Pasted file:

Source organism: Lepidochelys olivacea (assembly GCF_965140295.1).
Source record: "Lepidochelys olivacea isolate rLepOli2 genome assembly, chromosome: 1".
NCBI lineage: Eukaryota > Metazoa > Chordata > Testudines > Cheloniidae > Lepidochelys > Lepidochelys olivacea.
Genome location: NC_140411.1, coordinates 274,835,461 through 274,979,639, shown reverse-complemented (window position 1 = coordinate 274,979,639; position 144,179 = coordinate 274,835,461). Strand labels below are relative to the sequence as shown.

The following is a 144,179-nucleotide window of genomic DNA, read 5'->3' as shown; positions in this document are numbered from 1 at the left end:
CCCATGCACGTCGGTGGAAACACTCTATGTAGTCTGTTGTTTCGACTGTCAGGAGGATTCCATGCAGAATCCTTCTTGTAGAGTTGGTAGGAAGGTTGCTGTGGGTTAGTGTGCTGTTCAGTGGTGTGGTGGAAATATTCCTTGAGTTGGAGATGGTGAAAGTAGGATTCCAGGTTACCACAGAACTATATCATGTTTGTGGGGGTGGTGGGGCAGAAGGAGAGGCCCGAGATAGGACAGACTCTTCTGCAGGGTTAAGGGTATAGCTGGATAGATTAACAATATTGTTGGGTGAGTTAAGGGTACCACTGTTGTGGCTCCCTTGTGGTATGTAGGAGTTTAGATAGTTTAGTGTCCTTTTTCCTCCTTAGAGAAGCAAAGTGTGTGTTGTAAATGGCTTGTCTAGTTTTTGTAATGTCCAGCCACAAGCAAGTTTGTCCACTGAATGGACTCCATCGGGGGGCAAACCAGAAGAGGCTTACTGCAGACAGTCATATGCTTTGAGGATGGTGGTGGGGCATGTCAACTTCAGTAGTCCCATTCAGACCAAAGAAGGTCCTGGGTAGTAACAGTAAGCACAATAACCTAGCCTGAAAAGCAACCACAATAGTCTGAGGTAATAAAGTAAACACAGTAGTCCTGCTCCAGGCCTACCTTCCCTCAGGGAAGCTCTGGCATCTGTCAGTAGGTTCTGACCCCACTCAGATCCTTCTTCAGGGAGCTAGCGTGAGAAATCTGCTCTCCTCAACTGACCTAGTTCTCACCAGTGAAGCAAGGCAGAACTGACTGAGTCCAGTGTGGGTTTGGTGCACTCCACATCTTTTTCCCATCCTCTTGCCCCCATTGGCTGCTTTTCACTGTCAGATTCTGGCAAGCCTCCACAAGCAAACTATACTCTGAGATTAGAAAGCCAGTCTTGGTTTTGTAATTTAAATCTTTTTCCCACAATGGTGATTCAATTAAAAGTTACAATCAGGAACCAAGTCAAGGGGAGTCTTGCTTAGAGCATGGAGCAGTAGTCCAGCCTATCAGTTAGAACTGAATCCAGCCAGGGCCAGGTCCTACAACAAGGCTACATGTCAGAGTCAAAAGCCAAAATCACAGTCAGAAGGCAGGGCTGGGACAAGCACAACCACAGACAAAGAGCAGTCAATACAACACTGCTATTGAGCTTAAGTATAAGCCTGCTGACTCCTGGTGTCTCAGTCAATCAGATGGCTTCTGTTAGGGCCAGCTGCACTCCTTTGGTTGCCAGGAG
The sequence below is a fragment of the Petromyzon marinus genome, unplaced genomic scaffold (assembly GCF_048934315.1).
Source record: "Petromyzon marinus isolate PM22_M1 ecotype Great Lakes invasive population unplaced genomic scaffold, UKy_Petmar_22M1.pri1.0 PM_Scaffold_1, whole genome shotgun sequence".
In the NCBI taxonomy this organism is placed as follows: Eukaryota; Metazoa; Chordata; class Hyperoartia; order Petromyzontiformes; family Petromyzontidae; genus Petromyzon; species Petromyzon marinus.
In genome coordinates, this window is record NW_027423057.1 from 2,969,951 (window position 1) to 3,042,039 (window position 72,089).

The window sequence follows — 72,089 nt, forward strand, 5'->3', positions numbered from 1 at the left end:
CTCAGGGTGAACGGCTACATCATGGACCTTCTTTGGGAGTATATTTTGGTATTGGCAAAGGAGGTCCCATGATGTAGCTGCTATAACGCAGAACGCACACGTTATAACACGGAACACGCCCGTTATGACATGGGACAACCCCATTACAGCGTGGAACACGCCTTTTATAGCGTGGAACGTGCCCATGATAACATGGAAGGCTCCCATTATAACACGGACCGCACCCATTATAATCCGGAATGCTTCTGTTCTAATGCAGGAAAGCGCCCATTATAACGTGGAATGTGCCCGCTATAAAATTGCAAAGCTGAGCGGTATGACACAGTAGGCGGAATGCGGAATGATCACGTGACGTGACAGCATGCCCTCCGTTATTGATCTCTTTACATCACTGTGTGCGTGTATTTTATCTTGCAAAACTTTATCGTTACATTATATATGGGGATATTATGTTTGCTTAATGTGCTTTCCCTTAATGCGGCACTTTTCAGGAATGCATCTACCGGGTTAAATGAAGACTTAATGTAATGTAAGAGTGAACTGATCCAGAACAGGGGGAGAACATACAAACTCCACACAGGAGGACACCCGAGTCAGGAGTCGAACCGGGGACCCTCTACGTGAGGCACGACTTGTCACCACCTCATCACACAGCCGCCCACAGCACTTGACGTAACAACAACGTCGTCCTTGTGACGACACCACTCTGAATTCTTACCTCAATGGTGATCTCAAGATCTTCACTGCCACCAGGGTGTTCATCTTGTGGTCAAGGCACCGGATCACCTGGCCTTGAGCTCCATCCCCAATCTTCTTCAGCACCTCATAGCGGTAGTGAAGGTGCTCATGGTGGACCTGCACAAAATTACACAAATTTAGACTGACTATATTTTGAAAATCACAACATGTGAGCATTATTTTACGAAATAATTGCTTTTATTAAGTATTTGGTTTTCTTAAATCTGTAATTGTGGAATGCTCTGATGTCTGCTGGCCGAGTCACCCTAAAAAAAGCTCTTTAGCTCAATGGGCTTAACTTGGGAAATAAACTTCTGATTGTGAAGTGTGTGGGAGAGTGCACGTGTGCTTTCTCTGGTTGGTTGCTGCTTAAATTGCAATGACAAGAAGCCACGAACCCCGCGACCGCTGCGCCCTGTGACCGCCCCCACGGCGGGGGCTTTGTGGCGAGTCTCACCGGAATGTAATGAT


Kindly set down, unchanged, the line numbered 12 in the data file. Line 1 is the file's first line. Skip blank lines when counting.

CTCAGGGTGAACGGCTACATCATGGACCTTCTTTGGGAGTATATTTTGGTATTGGCAAAGGAGGTCCCATGATGTAGCTGCTATAACGCAGAACGCACACGTTATAACACGGAACACGCCCGTTATGACATGGGACAACCCCATTACAGCGTGGAACACGCCTTTTATAGCGTGGAACGTGCCCATGATAACATGGAAGGCTCCCATTATAACACGGACCGCACCCATTATAATCCGGAATGCTTCTGTTCTAATGCAGGAAAGCGCCCATTATAACGTGGAATGTGCCCGCTATAAAATTGCAAAGCTGAGCGGTATGACACAGTAGGCGGAATGCGGAATGATCACGTGACGTGACAGCATGCCCTCCGTTATTGATCTCTTTACATCACTGTGTGCGTGTATTTTATCTTGCAAAACTTTATCGTTACATTATATATGGGGATATTATGTTTGCTTAATGTGCTTTCCCTTAATGCGGCACTTTTCAGGAATGCATCTACCGGGTTAAATGAAGACTTAATGTAATGTAAGAGTGAACTGATCCAGAACAGGGGGAGAACATACAAACTCCACACAGGAGGACACCCGAGTCAGGAGTCGAACCGGGGACCCTCTACGTGAGGCACGACTTGTCACCACCTCATCACACAGCCGCCCACAGCACTTGACGTAACAACAACGTCGTCCTTGTGACGACACCACTCTGAATTCTTACCTCAATGGTGATCTCAAGATCTTCACTGCCACCAGGGTGTTCATCTTGTGGTCAAGGCACCGGATCACCTGGCCTTGAGCTCCATCCCCAATCTTCTTCAGCACCTCATAGCGGTAGTGAAGGTGCTCATGGTGGACCTGCACAAAATTACACAAATTTAGACTGACTATATTTTGAAAATCACAACATGTGAGCATTATTTTACGAAATAATTGCTTTTATTAAGTATTTGGTTTTCTTAAATCTGTAATTGTGGAATGCTCTGATGTCTGCTGGCCGAGTCACCCTAAAAAAAGCTCTTTAGCTCAATGGGCTTAACTTGGGAAATAAACTTCTGATTGTGAAGTGTGTGGGAGAGTGCACGTGTGCTTTCTCTGGTTGGTTGCTGCTTAAATTGCAATGACAAGAAGCCACGAACCCCGCGACCGCTGCGCCCTGTGACCGCCCCCACGGCGGGGGCTTTGTGGCGAGTCTCACCGGAATGTAATGAT